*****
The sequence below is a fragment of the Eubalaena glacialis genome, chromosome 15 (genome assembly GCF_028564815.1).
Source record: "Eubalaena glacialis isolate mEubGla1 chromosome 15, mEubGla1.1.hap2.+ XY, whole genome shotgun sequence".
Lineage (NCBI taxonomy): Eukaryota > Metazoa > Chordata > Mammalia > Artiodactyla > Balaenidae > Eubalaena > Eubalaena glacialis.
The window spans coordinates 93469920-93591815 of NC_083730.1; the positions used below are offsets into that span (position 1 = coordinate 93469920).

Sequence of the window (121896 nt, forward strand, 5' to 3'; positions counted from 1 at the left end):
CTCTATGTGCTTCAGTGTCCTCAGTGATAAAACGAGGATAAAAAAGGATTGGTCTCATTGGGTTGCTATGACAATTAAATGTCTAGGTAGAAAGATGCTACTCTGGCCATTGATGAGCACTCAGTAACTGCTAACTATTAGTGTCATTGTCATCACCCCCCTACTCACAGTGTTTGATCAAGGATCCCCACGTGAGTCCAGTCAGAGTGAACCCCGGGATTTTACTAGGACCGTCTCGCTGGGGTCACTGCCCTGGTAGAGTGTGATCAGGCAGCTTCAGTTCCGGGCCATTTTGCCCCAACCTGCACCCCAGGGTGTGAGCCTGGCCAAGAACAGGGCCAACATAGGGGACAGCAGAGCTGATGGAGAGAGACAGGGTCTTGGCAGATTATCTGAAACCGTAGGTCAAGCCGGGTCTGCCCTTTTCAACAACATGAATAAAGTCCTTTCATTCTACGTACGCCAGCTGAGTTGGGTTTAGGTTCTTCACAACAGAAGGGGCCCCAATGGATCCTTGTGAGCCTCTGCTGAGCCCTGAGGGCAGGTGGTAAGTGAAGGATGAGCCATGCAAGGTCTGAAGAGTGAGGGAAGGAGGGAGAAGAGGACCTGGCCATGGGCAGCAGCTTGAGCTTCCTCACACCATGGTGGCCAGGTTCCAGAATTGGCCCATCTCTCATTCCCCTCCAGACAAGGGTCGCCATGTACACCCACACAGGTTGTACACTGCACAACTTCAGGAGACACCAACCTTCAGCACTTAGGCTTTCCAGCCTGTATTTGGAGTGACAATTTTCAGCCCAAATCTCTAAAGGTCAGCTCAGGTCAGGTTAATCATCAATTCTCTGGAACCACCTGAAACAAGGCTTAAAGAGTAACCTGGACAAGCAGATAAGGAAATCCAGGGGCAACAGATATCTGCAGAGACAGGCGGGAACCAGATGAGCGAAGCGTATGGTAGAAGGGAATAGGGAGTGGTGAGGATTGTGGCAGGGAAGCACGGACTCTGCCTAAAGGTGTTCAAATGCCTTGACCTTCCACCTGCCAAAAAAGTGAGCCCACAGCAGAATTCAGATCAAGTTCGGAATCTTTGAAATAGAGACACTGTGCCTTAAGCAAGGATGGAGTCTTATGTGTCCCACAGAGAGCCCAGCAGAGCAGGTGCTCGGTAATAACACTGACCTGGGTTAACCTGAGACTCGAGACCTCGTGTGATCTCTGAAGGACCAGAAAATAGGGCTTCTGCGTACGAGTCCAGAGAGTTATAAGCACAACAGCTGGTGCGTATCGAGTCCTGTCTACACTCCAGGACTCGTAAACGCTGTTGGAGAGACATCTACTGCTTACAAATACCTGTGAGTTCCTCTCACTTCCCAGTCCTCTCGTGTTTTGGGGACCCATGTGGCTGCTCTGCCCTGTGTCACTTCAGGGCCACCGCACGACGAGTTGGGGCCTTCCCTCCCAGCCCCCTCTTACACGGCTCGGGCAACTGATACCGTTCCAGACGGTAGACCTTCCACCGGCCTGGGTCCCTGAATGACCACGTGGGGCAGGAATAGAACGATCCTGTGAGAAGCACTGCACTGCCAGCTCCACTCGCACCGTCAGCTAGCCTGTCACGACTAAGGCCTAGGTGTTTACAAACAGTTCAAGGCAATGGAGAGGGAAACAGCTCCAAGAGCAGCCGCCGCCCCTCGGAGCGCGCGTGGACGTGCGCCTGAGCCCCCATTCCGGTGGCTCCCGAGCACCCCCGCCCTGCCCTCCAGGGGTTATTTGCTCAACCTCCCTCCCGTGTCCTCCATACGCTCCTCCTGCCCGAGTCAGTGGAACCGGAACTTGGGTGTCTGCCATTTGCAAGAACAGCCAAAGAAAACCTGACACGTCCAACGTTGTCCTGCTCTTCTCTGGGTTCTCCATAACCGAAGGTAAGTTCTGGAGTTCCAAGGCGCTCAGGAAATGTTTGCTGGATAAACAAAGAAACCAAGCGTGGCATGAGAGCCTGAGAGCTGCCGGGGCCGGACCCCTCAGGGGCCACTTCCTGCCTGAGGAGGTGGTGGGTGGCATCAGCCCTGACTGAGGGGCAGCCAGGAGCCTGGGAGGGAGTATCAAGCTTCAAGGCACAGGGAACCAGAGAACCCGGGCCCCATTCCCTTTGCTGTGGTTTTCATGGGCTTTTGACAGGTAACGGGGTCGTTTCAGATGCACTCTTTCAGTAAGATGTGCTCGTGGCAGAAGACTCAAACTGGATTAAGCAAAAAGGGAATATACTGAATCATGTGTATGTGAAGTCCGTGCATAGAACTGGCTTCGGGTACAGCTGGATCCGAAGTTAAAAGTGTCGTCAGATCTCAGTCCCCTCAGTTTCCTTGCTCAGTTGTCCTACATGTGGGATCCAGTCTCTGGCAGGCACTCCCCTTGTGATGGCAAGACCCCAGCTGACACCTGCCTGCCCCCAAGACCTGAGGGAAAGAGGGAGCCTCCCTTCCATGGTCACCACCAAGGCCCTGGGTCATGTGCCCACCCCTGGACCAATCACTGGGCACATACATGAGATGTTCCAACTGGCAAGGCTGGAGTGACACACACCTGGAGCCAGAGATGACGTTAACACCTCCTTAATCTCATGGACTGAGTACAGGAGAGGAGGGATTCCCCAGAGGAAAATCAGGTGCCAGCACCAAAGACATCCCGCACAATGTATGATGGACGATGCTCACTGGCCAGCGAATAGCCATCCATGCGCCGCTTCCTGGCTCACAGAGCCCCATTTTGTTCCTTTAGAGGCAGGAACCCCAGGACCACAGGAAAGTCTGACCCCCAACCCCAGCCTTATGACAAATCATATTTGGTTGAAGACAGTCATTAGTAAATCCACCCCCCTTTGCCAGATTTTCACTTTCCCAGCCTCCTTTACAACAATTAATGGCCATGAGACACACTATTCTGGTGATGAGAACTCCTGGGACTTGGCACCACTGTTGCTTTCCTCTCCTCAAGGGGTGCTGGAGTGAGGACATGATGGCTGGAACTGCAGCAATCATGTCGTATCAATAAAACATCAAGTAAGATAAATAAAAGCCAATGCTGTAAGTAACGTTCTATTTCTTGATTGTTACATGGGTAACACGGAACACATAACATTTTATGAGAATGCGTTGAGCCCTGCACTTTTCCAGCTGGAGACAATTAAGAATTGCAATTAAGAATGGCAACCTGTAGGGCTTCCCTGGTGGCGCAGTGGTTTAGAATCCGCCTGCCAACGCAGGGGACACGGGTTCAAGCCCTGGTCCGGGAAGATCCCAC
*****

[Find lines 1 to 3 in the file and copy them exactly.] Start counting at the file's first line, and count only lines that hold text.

The sequence below is a fragment of the Eubalaena glacialis genome, chromosome 15 (genome assembly GCF_028564815.1).
Source record: "Eubalaena glacialis isolate mEubGla1 chromosome 15, mEubGla1.1.hap2.+ XY, whole genome shotgun sequence".
Lineage (NCBI taxonomy): Eukaryota > Metazoa > Chordata > Mammalia > Artiodactyla > Balaenidae > Eubalaena > Eubalaena glacialis.